On Saturday, after Iranians turned out en masse to vote in Iran’s presidential elections, the tallied votes were called in favor Hassan Rouhani, a long-time politician, lawyer and cleric. International media have proclaimed Rouhani Iran’s “Reformist candidate”, his politics a “moderate” alternative to the hardline policies of Ahmadinajed. Celebrations in support of the President-elect have flooded have overwhelmed Tehran, according to media reports, and Iran’s liberal voters see Rouhani as a new beginning for Iranian politics.

It will be difficult for the President-elect to institute real change under Supreme Leader Ali Khameni, who commands his own unit of the Revolutionary Guard and will be able to supersede presidential edicts. The problems that perpetuate discrimination and persecution against ethnic and religious minorities in Iran are systematic and will be difficult to overcome for Rouhani, especially as conservatives and hardliners dominate all sectors of government, religious and democratic. Rouhani will have a hard time asserting his “moderate” agenda.

That said, it was under Ahmadinejed’s leadership that Iran saw a rise in repression of minority groups and crackdowns on activists, journalists and academics, particularly those of the Baha’i faith. Rouhani’s next few years will be interesting, even if they are ineffective, and it’s worth a study of his platform on ethnic and religious minorities. The problem, however, is that Rouhani hasn’t said much on the topic, except for this:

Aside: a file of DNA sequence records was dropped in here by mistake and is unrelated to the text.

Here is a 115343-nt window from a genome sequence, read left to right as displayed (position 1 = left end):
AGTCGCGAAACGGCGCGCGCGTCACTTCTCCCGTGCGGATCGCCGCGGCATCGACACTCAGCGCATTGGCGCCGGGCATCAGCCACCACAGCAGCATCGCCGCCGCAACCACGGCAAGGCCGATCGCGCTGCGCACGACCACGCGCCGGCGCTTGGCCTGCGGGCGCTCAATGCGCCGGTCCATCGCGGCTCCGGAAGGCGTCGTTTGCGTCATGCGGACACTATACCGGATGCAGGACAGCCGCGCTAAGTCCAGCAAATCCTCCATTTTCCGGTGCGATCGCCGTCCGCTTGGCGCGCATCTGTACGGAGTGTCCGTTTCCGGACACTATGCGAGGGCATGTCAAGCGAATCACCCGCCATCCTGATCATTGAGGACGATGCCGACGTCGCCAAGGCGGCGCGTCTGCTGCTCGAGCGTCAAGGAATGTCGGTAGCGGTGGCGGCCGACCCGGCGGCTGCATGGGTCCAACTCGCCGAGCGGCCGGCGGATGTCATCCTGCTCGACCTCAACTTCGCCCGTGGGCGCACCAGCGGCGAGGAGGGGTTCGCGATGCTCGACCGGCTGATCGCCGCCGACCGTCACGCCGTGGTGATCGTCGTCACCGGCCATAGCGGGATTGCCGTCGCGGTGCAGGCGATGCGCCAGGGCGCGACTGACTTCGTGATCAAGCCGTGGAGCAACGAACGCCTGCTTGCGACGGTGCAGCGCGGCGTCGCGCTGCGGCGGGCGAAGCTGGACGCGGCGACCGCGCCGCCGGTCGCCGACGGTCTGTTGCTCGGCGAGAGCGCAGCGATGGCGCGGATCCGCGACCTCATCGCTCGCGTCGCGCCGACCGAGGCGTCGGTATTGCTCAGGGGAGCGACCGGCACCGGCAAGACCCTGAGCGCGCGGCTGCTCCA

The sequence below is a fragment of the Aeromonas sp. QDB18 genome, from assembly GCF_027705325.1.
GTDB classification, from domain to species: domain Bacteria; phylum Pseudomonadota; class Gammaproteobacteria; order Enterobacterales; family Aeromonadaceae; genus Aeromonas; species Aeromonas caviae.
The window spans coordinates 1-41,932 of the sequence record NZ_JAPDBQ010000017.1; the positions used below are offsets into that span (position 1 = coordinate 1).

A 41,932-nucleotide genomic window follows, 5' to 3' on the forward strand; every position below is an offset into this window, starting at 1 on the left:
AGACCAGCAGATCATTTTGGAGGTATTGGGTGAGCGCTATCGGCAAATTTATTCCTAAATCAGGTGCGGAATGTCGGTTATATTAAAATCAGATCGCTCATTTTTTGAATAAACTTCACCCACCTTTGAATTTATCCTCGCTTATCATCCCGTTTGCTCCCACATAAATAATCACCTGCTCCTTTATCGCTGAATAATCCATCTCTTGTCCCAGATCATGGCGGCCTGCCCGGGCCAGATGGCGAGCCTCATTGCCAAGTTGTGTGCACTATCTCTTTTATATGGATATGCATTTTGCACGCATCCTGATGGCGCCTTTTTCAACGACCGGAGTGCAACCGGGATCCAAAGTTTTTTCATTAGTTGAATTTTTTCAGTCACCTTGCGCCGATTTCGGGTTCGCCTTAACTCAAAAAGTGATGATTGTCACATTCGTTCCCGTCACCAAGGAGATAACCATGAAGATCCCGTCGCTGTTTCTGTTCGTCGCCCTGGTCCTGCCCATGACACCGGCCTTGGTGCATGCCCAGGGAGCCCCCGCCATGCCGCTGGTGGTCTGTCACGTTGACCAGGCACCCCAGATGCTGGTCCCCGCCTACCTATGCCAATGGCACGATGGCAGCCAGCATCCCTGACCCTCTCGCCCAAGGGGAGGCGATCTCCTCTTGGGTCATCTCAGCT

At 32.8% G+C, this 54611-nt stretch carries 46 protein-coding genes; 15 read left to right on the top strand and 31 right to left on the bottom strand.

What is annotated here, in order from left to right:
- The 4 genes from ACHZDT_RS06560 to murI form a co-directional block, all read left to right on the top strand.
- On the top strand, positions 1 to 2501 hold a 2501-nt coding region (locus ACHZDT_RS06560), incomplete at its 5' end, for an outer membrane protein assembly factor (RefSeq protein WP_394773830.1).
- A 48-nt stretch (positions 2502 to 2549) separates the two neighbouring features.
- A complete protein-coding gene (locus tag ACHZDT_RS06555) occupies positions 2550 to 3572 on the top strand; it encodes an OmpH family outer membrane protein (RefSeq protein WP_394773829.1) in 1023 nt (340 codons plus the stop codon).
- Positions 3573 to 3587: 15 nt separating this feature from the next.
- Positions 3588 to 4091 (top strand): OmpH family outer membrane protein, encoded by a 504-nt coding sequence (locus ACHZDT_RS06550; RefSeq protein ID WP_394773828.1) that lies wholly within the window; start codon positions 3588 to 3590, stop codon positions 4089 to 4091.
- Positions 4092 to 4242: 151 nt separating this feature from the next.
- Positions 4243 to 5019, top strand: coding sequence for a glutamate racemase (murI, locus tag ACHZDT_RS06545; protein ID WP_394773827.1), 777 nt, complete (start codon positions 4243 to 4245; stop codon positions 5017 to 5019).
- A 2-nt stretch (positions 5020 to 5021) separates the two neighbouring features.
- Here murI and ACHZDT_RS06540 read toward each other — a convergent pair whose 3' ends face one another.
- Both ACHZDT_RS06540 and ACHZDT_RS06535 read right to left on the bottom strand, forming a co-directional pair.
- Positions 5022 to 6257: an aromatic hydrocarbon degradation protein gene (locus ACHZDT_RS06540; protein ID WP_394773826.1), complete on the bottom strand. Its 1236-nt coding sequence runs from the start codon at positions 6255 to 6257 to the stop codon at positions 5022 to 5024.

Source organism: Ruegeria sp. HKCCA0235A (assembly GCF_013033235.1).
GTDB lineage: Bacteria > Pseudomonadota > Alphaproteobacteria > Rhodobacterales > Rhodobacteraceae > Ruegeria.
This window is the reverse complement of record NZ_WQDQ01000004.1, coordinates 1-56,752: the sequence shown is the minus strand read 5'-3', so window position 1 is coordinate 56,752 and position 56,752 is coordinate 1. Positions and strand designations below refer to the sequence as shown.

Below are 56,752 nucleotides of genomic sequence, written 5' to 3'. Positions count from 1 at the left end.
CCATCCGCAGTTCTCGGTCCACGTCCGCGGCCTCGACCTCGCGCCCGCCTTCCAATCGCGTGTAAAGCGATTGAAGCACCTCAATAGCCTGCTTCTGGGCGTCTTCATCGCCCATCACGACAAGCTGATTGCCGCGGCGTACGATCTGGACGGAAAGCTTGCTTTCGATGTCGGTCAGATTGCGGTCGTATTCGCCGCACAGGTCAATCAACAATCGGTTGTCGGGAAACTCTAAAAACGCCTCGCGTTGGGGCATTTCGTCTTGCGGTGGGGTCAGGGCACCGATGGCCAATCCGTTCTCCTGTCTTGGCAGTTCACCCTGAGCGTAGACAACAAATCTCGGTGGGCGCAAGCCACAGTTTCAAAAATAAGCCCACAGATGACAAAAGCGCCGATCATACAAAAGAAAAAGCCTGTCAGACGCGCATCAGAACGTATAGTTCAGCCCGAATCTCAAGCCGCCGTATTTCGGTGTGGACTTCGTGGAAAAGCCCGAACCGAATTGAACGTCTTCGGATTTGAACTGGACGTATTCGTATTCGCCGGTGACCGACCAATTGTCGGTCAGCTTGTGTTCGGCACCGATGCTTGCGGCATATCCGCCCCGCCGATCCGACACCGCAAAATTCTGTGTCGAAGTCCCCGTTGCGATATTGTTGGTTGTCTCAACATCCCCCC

“I do not set differences between Articles 3,15, 19 and 22 of the Iranian Constitution. The Iranian nation is one people, and one who puts the differences between Kurds, Turks, Baluchis, Turkmens, Arabs and Persians himself is not an Iranian.”

It’s a vague remark and a half-hearted attempt at diplomacy. It’s likely Iran’s Baha’is — or any of Iran’s minorities — will not see any strong action from Rouhani in their favor, but they may see an alleviation of persecution of their communities. Iran may have elections but that doesn’t make it democratic — the litmus test for democracy is the equal rights of all its citizens, including minorities.